But in the town of Montecito, a coastal community in Santa Barbara County that lies at the foot of the mountains blackened by the Thomas Fire, a devastating set of sediment-laden flows killed at least 20 people and damaged or destroyed more than 500 homes. In the popular press these flows were termed "mudslides," but with some rocks as large as cars these are more accurately described as hyperconcentrated flows or debris flows, depending on the amount of sediment mixed with the water.

Keep reading... Show less
The most notable observation from the count was DeMartino's sighting of the golden crowned kinglet, but in general volunteers found the same species they normally do. (Photo above is of a golden crowned kinglet, but not the one DeMartino spotted.) Melissa McMasters

Birders Get a First Look at How 2017 California Wildfires Affected Wildlife

By Matt Blois

A neighbor knocked on Rick Burgess's door at about 9:30 p.m. to tell him a fire was coming towards his home in Ventura, California. When he looked outside he saw a column of smoke, and the hills were already starting to turn orange. He loaded up his truck with a collection of native plants he was using to write a countywide plant guide, and barely had enough time to get out.

Keep reading... Show less
Sponsored
A learning garden from Kimbal Musk's nonprofit called Big Green. The Kitchen Community

Elon Musk's Brother Wants to Bring #RealFood to 100,000 Schools Across America

Kimbal Musk's nonprofit organization, The Kitchen Community, is expanding into a new, national nonprofit called Big Green, to build hundreds of outdoor Learning Garden classrooms across America.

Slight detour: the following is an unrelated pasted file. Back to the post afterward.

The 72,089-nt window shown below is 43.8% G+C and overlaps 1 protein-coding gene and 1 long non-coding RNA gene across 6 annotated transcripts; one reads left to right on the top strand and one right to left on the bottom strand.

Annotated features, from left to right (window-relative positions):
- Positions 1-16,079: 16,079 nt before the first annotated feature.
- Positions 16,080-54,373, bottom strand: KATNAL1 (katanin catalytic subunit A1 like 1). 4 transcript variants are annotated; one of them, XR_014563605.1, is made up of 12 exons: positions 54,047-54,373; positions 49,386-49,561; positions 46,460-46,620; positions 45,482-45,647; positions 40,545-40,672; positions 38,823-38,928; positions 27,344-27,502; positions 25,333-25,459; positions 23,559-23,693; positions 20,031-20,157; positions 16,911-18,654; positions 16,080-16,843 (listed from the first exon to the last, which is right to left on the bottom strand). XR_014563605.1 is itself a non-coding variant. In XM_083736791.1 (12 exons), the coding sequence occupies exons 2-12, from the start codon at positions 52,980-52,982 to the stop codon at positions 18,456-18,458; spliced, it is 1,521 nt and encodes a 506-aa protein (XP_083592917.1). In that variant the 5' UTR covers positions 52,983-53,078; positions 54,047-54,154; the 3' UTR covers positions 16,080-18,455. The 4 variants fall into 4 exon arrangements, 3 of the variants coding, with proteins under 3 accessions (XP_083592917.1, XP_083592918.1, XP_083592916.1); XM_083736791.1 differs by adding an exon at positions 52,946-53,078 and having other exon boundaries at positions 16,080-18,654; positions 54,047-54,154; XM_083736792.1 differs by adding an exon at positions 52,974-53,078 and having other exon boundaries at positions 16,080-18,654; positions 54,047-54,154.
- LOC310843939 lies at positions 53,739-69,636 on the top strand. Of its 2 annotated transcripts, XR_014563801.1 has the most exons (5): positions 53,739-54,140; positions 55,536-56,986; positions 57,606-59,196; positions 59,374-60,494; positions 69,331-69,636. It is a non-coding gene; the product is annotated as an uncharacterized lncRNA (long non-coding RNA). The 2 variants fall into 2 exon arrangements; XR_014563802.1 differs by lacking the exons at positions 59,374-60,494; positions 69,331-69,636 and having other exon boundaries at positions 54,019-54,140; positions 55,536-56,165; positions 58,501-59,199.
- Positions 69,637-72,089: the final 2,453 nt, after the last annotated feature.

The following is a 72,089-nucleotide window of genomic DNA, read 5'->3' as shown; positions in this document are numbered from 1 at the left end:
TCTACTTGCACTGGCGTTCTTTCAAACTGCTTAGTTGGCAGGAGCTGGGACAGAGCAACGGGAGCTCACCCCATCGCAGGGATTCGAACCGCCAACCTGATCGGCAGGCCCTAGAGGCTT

Learning Gardens teach children an understanding of food, healthy eating and garden skills through experiential learning and garden-based education that tie into existing school curriculum, such as math, science and literacy.

Keep reading... Show less
Drilling fluids spilled into Ohio wetlands during construction of the Rover Pipeline in April. Sierra Club

Rover Pipeline Spills Another 150,000 Gallons of Drilling Fluid Into Ohio Wetlands

Energy Transfer Partners' troubled $4.2 billion Rover pipeline has spilled nearly 150,000 gallons of drilling fluid into wetlands near the Tuscarawas River in Stark County, Ohio—the same site where it released 2 million gallons in April.

The 713-mile pipeline, which will carry fracked gas across Pennsylvania, West Virginia, Ohio and Michigan and Canada, is currently under construction by the same Dallas-based company that built the controversial Dakota Access pipeline.

Keep reading... Show less
Sponsored

Large Dams Fail on Climate Change and Indigenous Rights

Brazil has flooded large swaths of the Amazon for hydro dams, despite opposition from Indigenous Peoples, environmentalists and others. The country gets 70 percent of its electricity from hydropower. Brazil's government had plans to expand development, opening half the Amazon basin to hydro. But a surprising announcement could halt that.

Keep reading... Show less
Jim Henderson / Wikimedia Commons

World's Largest Money Manager: Companies Must Respond to Social and Climate Challenges

The world's largest publicly traded companies must take a more active role in solving social issues or face blowback from investors, the CEO of BlackRock said Tuesday.

"To prosper over time, every company must not only deliver financial performance, but also show how it makes a positive contribution to society," Laurence Fink wrote in his annual letter to CEOs of companies in which BlackRock invests. BlackRock is the world's largest money manager, with more than $6 trillion in assets.

Keep reading... Show less
Sponsored

mail-copy

The best of EcoWatch, right in your inbox. Sign up for our email newsletter!